Usually found fronting the band from which he takes his name (Bromide not Simon,) The Waiting Room is the first sonic nibble of a debut solo album to follow. And what a tasty morsel it is too. Lyrically it speaks of twists of fate, of things that didn’t happen for one reason or another and, via the fantastic line “The Postal Service Saved My Life,” of a letter proposing marriage which never arrives, the sender of which takes the empty response as his answer.
The jangling pop-rock which drives The Waiting Room reminds me of everything that has ever been great about the music which sprouts in the place where those genres meet, the infectiousness of the former dancing deftly with the drive and groove of the latter, and the sonic echoes of smart and articulate artists from The Beatles to The Church to Neil Young…not to mention Elvis Costello and a host of other greats… flit across the music whether consciously or unbidden.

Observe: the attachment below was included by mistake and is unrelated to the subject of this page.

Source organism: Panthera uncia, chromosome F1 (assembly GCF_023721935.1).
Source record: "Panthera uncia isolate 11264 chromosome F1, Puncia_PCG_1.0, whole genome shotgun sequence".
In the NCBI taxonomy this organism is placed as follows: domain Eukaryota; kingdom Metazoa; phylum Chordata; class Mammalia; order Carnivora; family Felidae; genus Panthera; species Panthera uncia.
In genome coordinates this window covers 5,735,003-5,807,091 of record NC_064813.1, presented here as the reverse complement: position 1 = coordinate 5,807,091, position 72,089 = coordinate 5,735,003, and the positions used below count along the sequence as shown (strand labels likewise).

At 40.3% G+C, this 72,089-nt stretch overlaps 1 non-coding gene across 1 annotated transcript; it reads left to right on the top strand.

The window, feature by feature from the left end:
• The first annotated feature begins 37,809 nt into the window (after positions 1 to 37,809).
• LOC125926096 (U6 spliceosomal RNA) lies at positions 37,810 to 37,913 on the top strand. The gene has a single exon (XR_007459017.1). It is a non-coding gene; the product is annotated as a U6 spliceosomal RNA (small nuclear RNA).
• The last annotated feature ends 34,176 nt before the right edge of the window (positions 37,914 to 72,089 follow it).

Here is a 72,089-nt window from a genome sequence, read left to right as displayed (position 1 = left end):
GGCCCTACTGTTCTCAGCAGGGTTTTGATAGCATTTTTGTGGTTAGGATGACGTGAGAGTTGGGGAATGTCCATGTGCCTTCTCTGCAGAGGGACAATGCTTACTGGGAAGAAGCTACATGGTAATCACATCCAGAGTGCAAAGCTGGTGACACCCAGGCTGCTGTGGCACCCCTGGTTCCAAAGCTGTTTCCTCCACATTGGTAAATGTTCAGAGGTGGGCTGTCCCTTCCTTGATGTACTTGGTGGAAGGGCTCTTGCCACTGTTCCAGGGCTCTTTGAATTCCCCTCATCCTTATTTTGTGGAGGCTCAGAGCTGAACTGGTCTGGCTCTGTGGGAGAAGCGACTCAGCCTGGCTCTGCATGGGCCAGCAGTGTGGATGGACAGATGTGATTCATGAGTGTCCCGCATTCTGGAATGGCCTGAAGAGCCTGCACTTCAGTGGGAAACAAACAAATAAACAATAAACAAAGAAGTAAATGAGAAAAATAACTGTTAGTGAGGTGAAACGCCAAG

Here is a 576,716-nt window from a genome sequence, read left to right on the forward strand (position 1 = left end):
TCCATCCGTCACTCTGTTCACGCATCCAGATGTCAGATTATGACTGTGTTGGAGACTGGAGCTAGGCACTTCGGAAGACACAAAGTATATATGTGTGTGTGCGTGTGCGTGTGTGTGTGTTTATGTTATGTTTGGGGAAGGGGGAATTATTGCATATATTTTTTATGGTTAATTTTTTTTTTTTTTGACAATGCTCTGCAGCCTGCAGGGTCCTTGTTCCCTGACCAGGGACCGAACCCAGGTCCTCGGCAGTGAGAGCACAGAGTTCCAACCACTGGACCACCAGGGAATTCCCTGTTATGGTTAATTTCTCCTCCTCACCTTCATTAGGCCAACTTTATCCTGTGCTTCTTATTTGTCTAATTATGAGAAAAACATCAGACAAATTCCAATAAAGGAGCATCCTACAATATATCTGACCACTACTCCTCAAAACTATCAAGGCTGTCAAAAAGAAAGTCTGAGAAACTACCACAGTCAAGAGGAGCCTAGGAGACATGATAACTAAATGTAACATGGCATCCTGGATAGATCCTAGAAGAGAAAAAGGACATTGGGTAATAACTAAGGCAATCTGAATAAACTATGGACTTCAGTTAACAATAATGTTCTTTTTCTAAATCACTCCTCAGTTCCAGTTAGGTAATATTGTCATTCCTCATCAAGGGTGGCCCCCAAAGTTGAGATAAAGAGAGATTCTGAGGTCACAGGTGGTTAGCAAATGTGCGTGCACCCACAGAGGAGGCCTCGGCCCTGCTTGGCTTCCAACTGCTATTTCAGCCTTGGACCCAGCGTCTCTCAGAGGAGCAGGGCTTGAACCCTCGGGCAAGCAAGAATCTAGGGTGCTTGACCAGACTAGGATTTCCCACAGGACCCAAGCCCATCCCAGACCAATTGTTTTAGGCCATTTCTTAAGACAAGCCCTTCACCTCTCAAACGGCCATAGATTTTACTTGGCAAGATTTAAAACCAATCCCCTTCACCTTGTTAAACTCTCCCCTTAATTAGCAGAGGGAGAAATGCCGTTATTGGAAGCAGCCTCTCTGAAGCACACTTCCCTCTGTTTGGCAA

After all, it is impossible to write music without some of the past finding its way in, but it is the way that you balance that familiarity with enough freshness that is the difference between adding something worthy to the modern musical canon and merely plagiarising it.
This first solo outing for Simon Bromide is most definitely the former.